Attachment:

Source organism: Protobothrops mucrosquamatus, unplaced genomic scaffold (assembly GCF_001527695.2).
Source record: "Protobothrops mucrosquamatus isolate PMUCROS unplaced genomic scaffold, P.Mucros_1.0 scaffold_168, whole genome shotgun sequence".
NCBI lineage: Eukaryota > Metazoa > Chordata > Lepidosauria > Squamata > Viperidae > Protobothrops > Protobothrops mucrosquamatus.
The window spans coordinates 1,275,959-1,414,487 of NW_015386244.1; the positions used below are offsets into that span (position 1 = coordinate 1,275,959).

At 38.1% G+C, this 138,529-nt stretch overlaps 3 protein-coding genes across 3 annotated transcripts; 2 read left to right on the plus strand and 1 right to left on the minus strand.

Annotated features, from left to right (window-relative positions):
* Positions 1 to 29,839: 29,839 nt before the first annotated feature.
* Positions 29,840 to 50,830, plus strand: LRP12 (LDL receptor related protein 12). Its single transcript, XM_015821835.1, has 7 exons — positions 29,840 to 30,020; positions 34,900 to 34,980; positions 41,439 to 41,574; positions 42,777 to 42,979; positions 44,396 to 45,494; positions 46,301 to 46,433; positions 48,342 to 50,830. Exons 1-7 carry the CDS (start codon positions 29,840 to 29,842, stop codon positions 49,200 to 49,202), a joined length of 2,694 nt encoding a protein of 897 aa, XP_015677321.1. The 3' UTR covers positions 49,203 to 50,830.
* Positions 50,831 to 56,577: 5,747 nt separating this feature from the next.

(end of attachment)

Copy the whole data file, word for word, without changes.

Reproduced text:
Source organism: Protobothrops mucrosquamatus, unplaced genomic scaffold (assembly GCF_001527695.2).
Source record: "Protobothrops mucrosquamatus isolate PMUCROS unplaced genomic scaffold, P.Mucros_1.0 scaffold_168, whole genome shotgun sequence".
NCBI lineage: Eukaryota > Metazoa > Chordata > Lepidosauria > Squamata > Viperidae > Protobothrops > Protobothrops mucrosquamatus.
The window spans coordinates 1,275,959-1,414,487 of NW_015386244.1; the positions used below are offsets into that span (position 1 = coordinate 1,275,959).

At 38.1% G+C, this 138,529-nt stretch overlaps 3 protein-coding genes across 3 annotated transcripts; 2 read left to right on the plus strand and 1 right to left on the minus strand.

Annotated features, from left to right (window-relative positions):
* Positions 1 to 29,839: 29,839 nt before the first annotated feature.
* Positions 29,840 to 50,830, plus strand: LRP12 (LDL receptor related protein 12). Its single transcript, XM_015821835.1, has 7 exons — positions 29,840 to 30,020; positions 34,900 to 34,980; positions 41,439 to 41,574; positions 42,777 to 42,979; positions 44,396 to 45,494; positions 46,301 to 46,433; positions 48,342 to 50,830. Exons 1-7 carry the CDS (start codon positions 29,840 to 29,842, stop codon positions 49,200 to 49,202), a joined length of 2,694 nt encoding a protein of 897 aa, XP_015677321.1. The 3' UTR covers positions 49,203 to 50,830.
* Positions 50,831 to 56,577: 5,747 nt separating this feature from the next.